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What You Can Do About Global Warming

solar-panels What You Can Do About Global Warming (starts at 5:20): We interview Craig Hover, author of A World to Come Home To: Ending Global Warming in Our Lifetime. Craig is a licensed professional engineer with more than 30 years of engineering, project and facilities management, financial services and consulting. In his book he lays out a comprehensive vision of implementing sustainable strategies for reducing carbon emissions and reversing the current trends in climate change.

Host: Beth Bennett
Producer: Beth Bennett
Engineer: Maeve Conran
Additional contributions: Shelley Schlender
Executive Producer: Beth Bennett

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Beyond Cop21Paris: Climate Science & Policy

Today, Dec. 8, we offer the following feature:

Waleed Abdalati

Waleed Abdalati, photo credit David Oonk/CIRES

Changing Climate, Changing Policy (start time: 7:06): As political leaders are still hammering out an accord at the UN Climate Summit, or COP21, in Paris, to rein in global warming, today we discuss the underlying scientific facts about climate change, and the policy promises and challenges for our future. Hosts Susan Moran and Daniel Glick interview two Colorado scientists at the intersection of science and policy. Dr. Waleed Abdalati is a geoscientist and director of the Cooperative Institute for Research in Environmental Sciences (CIRES), a partnership between the University of Colorado-Boulder and the National Oceanic and Atmospheric Administration.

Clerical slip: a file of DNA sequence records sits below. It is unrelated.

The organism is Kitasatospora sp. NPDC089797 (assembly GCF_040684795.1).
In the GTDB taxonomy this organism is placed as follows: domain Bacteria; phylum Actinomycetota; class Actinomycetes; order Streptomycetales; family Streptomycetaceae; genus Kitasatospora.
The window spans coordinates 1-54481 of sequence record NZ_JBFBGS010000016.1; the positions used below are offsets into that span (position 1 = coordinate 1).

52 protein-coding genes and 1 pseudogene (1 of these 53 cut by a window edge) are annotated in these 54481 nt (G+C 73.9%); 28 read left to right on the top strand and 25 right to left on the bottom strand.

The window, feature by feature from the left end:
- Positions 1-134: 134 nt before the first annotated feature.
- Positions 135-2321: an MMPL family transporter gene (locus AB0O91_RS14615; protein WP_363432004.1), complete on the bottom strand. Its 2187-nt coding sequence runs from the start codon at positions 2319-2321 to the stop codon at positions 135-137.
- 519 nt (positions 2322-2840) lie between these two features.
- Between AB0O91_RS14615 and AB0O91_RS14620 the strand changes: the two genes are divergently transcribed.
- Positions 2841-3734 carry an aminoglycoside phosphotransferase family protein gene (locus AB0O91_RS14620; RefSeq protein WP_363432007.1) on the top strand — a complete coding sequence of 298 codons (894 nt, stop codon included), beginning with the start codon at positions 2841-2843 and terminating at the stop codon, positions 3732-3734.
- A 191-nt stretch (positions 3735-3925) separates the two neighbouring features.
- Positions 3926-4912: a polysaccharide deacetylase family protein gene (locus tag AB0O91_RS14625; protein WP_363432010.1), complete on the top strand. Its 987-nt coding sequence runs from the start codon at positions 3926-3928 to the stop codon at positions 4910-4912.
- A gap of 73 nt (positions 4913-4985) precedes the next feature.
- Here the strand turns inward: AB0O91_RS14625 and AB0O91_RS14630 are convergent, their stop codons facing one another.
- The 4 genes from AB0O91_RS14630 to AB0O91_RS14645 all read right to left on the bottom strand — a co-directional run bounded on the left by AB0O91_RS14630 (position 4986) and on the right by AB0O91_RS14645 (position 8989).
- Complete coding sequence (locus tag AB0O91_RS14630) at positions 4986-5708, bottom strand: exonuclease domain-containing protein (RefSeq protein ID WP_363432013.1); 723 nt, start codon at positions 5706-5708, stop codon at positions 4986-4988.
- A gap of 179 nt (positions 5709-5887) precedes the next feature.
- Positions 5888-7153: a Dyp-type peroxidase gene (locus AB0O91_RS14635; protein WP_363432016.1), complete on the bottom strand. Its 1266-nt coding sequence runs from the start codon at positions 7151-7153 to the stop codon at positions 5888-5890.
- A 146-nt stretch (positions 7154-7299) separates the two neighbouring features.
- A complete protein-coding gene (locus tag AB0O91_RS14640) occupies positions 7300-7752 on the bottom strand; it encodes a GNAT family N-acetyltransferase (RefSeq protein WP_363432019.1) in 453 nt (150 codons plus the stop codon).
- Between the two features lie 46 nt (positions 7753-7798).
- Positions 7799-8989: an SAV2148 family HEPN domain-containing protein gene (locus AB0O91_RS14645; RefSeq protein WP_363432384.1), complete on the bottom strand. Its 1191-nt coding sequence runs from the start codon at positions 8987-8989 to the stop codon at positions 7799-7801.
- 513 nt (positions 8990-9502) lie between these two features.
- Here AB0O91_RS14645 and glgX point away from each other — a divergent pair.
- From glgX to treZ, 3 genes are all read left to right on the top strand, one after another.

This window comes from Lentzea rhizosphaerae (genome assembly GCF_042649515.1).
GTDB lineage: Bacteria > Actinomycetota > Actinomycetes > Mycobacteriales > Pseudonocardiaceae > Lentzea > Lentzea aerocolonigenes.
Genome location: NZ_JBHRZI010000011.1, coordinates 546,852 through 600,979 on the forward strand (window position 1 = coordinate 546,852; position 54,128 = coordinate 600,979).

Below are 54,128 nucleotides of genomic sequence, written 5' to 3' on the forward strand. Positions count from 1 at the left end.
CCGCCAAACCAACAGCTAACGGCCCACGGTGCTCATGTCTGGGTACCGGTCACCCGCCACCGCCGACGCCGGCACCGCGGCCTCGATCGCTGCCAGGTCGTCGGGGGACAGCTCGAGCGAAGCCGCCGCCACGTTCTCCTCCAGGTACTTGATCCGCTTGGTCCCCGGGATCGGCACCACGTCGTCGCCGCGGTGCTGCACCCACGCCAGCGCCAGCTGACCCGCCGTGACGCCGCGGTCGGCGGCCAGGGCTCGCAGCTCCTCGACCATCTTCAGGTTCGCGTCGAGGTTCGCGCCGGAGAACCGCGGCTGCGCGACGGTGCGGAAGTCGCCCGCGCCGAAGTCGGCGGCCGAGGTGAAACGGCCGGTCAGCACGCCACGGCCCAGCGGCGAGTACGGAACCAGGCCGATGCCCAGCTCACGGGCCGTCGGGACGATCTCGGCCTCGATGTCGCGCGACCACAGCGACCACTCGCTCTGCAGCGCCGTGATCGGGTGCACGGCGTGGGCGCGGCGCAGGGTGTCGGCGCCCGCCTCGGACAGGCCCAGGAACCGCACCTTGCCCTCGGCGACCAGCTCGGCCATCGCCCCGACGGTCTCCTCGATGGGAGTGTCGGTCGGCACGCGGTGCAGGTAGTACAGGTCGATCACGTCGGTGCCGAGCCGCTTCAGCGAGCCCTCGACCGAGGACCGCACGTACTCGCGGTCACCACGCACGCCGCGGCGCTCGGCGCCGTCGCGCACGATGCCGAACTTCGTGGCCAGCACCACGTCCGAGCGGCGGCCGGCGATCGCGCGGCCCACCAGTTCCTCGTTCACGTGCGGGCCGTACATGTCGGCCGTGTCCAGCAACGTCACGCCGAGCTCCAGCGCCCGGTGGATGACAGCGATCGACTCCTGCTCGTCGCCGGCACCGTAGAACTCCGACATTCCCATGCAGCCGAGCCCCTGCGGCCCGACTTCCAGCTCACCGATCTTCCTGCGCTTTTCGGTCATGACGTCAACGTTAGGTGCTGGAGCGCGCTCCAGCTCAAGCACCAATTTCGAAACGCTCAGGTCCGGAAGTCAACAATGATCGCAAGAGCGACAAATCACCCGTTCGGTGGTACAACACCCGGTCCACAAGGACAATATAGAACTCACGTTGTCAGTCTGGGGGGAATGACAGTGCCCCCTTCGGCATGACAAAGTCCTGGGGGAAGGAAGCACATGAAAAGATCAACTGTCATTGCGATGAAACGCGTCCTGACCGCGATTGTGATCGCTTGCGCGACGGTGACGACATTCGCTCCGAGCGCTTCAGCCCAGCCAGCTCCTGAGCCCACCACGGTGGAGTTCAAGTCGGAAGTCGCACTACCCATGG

Lisa Dilling with CIRES at the University of Colorado Boulder. (Photo by Casey A. Cass/University of Colorado)

Lisa Dilling, photo credit Casey A. Cass/University of Colorado

Dr. Lisa Dilling is an associate professor of environmental studies, also at CIRES, who brings expertise in science policy related to climate issues. She directs The Western Water Assessment, a NOAA program that provides information for policy makers throughout the Intermountain West about the region’s vulnerabilities to climate change impacts. Contributing host Daniel Glick was an editor of the 2014 National Climate Assessment, and his team has produced videos on the immediate and human impacts of climate change.

Hosts: Daniel Glick, Susan Moran
Producer: Susan Moran
Engineer: Maeve Conran
Executive Producer: Beth Bennett
Additional contributions: Joel Parker, Shelley Schlender

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Grad School Science

Neuro_lab112.1.2_student-and-faculty-in-lab-e1374187050580

What is graduate school and how does it differ from the undergraduate experience?  What drives people to go through another 4…5…6…or more years of school? Today’s show features some people who might be able to tell us about the grad school experience in the sciences.  We have three grad students from the University of Colorado at Boulder:
* Joe Villanueva in the Molecular Cellular and Developmental Biology department.
* Annie Miller, in the Integrative Physiology department.
* Marcus Piquette, in the Astrophysical and Planetary Science department.
Each of them works in a lab with an advisor and is doing projects that will eventually lead to a thesis and getting a PhD, and they talk about what they do and what grad school is like.

Host: Joel Parker
Producer and Engineer: Joel Parker
Executive Producer: Beth Bennett
Additional Contributions: Beth Bennett, Susan Moran

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CUCafe // Math, Science, Intuition and CFS

pictureToday we had a terrific show with two local guests.  First, Sarah McQuate, Post-Doc at the University of Colorado joins us to talk about CUCafe, a student run group committed to creating dialogues and safe spaces for underrepresented student on campus.  We talk about their role in the most recent Inclusion and Diversity Summit on campus along with their on-going efforts and events.